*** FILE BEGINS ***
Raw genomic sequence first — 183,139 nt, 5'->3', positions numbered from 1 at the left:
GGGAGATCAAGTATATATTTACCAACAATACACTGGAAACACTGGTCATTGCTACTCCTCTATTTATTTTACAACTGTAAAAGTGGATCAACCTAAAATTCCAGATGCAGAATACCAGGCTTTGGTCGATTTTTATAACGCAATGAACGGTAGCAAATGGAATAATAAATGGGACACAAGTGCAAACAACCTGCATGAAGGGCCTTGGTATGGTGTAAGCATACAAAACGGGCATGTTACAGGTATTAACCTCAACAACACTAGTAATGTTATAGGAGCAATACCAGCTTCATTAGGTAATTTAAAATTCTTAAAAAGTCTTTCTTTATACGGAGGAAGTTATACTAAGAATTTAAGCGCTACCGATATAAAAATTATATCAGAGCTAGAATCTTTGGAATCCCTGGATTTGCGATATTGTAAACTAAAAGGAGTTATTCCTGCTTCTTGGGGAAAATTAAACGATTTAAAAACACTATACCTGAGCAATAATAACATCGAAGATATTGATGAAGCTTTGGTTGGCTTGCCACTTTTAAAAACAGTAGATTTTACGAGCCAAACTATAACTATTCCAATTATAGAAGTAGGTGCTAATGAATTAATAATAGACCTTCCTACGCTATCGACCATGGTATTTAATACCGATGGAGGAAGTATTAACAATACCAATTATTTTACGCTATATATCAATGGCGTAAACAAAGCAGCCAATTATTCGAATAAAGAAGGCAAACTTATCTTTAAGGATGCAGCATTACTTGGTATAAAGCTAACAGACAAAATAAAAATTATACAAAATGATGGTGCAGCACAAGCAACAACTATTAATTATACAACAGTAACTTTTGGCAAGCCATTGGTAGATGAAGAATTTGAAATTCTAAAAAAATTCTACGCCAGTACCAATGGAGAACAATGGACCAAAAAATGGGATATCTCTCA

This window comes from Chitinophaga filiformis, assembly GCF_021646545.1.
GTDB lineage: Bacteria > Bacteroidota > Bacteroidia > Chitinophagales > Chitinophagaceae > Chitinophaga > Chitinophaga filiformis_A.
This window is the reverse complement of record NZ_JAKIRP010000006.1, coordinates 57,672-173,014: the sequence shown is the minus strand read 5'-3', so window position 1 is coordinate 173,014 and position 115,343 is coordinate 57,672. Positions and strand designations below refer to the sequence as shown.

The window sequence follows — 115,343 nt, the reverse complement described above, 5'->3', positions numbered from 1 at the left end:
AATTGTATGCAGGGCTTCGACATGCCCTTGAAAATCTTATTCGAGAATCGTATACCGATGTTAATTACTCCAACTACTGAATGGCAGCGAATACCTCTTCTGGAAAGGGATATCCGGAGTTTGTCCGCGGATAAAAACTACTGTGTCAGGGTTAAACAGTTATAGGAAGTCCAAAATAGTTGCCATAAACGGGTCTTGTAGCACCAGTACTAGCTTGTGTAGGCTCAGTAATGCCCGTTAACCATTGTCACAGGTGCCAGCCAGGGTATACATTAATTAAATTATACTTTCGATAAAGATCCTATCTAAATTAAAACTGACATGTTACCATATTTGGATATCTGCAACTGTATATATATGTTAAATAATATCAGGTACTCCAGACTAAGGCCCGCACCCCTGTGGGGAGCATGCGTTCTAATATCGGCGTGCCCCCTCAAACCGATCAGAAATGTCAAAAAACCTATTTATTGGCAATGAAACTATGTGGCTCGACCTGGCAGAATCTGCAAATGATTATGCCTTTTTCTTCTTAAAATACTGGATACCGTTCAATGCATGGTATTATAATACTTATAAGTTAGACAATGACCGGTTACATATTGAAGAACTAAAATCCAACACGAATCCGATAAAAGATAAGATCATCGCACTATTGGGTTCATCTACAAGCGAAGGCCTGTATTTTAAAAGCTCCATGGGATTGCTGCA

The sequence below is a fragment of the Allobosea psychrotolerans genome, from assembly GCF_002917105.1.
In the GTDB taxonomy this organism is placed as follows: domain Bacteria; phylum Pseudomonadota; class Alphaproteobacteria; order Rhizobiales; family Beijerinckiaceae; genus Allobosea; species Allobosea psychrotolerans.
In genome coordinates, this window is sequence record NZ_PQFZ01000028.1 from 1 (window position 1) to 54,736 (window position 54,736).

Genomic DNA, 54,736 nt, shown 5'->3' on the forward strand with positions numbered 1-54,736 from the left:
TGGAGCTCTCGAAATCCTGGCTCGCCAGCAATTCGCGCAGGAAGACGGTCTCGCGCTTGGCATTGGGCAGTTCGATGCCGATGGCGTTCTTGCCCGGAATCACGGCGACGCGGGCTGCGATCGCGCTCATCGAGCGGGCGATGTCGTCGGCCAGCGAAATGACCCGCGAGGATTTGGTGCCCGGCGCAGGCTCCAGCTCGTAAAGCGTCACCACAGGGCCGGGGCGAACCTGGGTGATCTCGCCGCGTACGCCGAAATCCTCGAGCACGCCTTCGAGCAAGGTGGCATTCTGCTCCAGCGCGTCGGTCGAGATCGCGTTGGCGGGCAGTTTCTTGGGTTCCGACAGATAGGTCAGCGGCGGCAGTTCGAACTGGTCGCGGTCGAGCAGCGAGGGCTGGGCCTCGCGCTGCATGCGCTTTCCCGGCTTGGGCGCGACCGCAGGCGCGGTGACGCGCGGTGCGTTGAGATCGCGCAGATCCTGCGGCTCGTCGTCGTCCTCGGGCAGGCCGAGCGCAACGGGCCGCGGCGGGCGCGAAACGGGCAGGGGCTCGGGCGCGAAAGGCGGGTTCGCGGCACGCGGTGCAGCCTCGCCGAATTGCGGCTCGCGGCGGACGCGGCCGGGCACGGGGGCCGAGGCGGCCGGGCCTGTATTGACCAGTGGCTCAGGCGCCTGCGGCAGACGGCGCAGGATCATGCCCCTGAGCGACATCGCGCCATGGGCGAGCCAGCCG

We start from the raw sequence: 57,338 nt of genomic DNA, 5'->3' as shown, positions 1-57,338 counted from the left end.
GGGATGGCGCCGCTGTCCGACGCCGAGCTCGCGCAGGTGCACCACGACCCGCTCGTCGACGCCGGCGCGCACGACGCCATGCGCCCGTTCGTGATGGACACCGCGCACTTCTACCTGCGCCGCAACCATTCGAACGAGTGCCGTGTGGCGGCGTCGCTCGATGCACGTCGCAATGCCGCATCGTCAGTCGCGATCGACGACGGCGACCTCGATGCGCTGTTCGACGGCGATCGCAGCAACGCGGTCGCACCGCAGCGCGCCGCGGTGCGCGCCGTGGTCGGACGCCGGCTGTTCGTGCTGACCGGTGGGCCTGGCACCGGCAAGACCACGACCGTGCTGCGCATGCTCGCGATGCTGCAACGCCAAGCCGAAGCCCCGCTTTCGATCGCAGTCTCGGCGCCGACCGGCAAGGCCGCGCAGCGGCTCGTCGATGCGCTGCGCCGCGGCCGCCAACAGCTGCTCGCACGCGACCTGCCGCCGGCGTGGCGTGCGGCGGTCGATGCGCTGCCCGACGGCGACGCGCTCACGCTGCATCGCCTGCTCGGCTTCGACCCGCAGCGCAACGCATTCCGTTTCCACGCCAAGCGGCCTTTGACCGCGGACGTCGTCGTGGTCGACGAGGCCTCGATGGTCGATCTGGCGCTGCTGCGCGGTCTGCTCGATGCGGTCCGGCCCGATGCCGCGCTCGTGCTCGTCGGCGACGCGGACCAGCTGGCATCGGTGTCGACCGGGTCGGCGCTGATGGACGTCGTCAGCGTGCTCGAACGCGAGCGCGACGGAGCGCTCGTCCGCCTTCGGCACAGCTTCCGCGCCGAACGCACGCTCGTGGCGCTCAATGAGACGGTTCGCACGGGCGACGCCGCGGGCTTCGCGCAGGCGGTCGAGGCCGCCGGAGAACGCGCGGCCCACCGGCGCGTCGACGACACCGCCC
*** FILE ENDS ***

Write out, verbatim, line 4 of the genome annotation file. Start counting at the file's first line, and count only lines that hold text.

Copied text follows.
GTDB lineage: Bacteria > Bacteroidota > Bacteroidia > Chitinophagales > Chitinophagaceae > Chitinophaga > Chitinophaga filiformis_A.